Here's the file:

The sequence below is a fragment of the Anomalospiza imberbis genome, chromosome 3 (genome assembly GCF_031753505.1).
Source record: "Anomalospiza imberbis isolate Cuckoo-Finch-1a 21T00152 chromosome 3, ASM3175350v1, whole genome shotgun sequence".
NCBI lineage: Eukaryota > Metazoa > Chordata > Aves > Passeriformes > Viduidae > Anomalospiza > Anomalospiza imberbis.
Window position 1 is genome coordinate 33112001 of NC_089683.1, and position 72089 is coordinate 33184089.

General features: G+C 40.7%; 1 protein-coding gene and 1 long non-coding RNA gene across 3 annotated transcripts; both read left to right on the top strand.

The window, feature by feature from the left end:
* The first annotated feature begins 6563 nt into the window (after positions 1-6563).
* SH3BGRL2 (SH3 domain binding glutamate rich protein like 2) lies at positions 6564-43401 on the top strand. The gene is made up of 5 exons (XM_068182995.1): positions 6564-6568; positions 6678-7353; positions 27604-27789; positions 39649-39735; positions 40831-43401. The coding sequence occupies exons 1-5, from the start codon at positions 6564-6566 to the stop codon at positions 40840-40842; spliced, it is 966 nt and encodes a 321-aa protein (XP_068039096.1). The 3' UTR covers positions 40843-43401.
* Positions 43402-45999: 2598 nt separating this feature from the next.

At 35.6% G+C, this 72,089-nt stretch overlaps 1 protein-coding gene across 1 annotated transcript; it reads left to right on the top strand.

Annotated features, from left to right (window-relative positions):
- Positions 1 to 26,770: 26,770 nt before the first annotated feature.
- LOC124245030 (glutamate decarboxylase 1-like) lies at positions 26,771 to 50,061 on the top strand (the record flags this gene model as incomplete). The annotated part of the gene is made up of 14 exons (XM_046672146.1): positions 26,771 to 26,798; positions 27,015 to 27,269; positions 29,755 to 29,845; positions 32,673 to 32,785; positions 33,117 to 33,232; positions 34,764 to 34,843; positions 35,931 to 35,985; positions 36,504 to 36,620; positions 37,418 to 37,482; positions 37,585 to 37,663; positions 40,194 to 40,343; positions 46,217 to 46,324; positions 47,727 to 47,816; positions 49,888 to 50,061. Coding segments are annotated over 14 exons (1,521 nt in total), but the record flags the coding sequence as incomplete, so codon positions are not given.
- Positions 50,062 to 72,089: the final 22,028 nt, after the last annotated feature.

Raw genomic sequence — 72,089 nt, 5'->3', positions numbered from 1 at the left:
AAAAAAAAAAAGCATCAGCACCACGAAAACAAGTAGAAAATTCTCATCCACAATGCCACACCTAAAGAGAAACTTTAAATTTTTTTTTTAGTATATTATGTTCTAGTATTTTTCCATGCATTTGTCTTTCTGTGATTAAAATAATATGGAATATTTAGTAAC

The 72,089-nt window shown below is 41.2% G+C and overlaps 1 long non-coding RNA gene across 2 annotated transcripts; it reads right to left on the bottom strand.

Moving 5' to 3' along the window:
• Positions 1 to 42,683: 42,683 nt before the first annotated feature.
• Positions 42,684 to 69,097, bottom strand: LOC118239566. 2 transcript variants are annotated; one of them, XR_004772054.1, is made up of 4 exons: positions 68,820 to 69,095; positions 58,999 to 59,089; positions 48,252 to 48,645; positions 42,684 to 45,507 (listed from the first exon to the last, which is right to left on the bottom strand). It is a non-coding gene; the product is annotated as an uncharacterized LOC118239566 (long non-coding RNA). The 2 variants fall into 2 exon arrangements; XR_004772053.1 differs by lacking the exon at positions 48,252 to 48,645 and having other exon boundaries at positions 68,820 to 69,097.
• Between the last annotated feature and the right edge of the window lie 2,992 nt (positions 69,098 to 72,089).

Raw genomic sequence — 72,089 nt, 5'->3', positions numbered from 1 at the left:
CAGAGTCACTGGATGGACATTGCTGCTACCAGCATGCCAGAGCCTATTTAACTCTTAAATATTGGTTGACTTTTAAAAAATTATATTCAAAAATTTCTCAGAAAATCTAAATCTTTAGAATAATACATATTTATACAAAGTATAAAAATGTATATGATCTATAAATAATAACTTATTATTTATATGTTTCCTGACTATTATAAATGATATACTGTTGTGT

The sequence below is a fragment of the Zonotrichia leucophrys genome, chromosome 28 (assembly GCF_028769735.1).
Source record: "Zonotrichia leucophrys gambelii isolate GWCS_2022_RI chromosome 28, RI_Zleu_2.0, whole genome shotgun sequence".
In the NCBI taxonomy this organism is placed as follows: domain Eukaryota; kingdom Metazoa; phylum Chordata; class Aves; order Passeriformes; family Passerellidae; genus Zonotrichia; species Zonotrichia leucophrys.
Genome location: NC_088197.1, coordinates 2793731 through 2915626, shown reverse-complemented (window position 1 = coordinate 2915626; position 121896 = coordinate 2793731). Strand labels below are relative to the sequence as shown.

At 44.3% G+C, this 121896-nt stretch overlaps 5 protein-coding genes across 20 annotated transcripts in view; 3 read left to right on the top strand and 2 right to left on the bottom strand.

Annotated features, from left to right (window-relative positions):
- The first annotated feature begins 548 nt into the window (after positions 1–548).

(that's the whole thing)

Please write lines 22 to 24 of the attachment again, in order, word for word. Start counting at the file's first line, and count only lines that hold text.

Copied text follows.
Raw genomic sequence — 72,089 nt, 5'->3', positions numbered from 1 at the left:
CAGAGTCACTGGATGGACATTGCTGCTACCAGCATGCCAGAGCCTATTTAACTCTTAAATATTGGTTGACTTTTAAAAAATTATATTCAAAAATTTCTCAGAAAATCTAAATCTTTAGAATAATACATATTTATACAAAGTATAAAAATGTATATGATCTATAAATAATAACTTATTATTTATATGTTTCCTGACTATTATAAATGATATACTGTTGTGT

The sequence below is a fragment of the Zonotrichia leucophrys genome, chromosome 28 (assembly GCF_028769735.1).